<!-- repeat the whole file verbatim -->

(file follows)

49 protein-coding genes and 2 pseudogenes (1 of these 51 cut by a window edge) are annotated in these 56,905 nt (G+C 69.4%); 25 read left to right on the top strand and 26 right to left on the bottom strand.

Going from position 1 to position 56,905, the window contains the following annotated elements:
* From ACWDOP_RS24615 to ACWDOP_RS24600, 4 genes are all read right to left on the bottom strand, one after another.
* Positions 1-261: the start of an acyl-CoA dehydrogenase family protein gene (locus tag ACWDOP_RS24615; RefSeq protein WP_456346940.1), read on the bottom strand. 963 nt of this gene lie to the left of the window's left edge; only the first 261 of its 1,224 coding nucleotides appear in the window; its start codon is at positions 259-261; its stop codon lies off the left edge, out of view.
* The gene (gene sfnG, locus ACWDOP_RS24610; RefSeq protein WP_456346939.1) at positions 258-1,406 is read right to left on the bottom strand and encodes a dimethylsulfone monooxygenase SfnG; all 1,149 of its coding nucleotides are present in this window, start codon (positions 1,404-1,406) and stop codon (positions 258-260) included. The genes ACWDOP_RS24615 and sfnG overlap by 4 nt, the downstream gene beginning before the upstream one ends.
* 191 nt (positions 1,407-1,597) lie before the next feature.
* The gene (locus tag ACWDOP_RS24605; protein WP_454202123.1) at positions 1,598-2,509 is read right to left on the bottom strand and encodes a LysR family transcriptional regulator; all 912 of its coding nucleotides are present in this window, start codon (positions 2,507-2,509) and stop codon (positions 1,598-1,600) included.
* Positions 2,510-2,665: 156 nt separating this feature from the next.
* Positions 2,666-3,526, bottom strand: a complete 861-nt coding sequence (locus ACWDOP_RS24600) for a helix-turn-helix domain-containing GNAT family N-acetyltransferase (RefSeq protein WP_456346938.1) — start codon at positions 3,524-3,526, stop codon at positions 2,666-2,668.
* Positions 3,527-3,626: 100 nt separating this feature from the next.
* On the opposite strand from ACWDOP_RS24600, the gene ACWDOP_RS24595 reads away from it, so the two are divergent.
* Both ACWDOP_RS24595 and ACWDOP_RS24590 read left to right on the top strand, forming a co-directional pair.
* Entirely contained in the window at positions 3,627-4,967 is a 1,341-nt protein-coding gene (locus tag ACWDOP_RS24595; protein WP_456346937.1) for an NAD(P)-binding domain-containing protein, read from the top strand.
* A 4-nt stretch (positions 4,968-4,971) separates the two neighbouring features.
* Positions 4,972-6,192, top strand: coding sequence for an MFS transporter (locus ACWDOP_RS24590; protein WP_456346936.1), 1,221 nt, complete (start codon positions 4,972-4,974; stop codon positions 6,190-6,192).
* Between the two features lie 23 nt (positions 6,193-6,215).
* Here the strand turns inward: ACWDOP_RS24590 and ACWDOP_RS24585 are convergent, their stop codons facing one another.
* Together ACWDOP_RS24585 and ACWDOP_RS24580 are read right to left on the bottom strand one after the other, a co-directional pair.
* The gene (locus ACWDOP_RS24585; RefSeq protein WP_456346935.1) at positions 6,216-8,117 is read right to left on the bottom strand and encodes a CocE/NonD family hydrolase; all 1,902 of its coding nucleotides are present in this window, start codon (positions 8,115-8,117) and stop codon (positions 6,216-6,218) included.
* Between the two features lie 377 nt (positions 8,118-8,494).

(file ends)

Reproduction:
49 protein-coding genes and 2 pseudogenes (1 of these 51 cut by a window edge) are annotated in these 56,905 nt (G+C 69.4%); 25 read left to right on the top strand and 26 right to left on the bottom strand.

Going from position 1 to position 56,905, the window contains the following annotated elements:
* From ACWDOP_RS24615 to ACWDOP_RS24600, 4 genes are all read right to left on the bottom strand, one after another.
* Positions 1-261: the start of an acyl-CoA dehydrogenase family protein gene (locus tag ACWDOP_RS24615; RefSeq protein WP_456346940.1), read on the bottom strand. 963 nt of this gene lie to the left of the window's left edge; only the first 261 of its 1,224 coding nucleotides appear in the window; its start codon is at positions 259-261; its stop codon lies off the left edge, out of view.
* The gene (gene sfnG, locus ACWDOP_RS24610; RefSeq protein WP_456346939.1) at positions 258-1,406 is read right to left on the bottom strand and encodes a dimethylsulfone monooxygenase SfnG; all 1,149 of its coding nucleotides are present in this window, start codon (positions 1,404-1,406) and stop codon (positions 258-260) included. The genes ACWDOP_RS24615 and sfnG overlap by 4 nt, the downstream gene beginning before the upstream one ends.
* 191 nt (positions 1,407-1,597) lie before the next feature.
* The gene (locus tag ACWDOP_RS24605; protein WP_454202123.1) at positions 1,598-2,509 is read right to left on the bottom strand and encodes a LysR family transcriptional regulator; all 912 of its coding nucleotides are present in this window, start codon (positions 2,507-2,509) and stop codon (positions 1,598-1,600) included.
* Positions 2,510-2,665: 156 nt separating this feature from the next.
* Positions 2,666-3,526, bottom strand: a complete 861-nt coding sequence (locus ACWDOP_RS24600) for a helix-turn-helix domain-containing GNAT family N-acetyltransferase (RefSeq protein WP_456346938.1) — start codon at positions 3,524-3,526, stop codon at positions 2,666-2,668.
* Positions 3,527-3,626: 100 nt separating this feature from the next.
* On the opposite strand from ACWDOP_RS24600, the gene ACWDOP_RS24595 reads away from it, so the two are divergent.
* Both ACWDOP_RS24595 and ACWDOP_RS24590 read left to right on the top strand, forming a co-directional pair.
* Entirely contained in the window at positions 3,627-4,967 is a 1,341-nt protein-coding gene (locus tag ACWDOP_RS24595; protein WP_456346937.1) for an NAD(P)-binding domain-containing protein, read from the top strand.
* A 4-nt stretch (positions 4,968-4,971) separates the two neighbouring features.
* Positions 4,972-6,192, top strand: coding sequence for an MFS transporter (locus ACWDOP_RS24590; protein WP_456346936.1), 1,221 nt, complete (start codon positions 4,972-4,974; stop codon positions 6,190-6,192).
* Between the two features lie 23 nt (positions 6,193-6,215).
* Here the strand turns inward: ACWDOP_RS24590 and ACWDOP_RS24585 are convergent, their stop codons facing one another.
* Together ACWDOP_RS24585 and ACWDOP_RS24580 are read right to left on the bottom strand one after the other, a co-directional pair.
* The gene (locus ACWDOP_RS24585; RefSeq protein WP_456346935.1) at positions 6,216-8,117 is read right to left on the bottom strand and encodes a CocE/NonD family hydrolase; all 1,902 of its coding nucleotides are present in this window, start codon (positions 8,115-8,117) and stop codon (positions 6,216-6,218) included.
* Between the two features lie 377 nt (positions 8,118-8,494).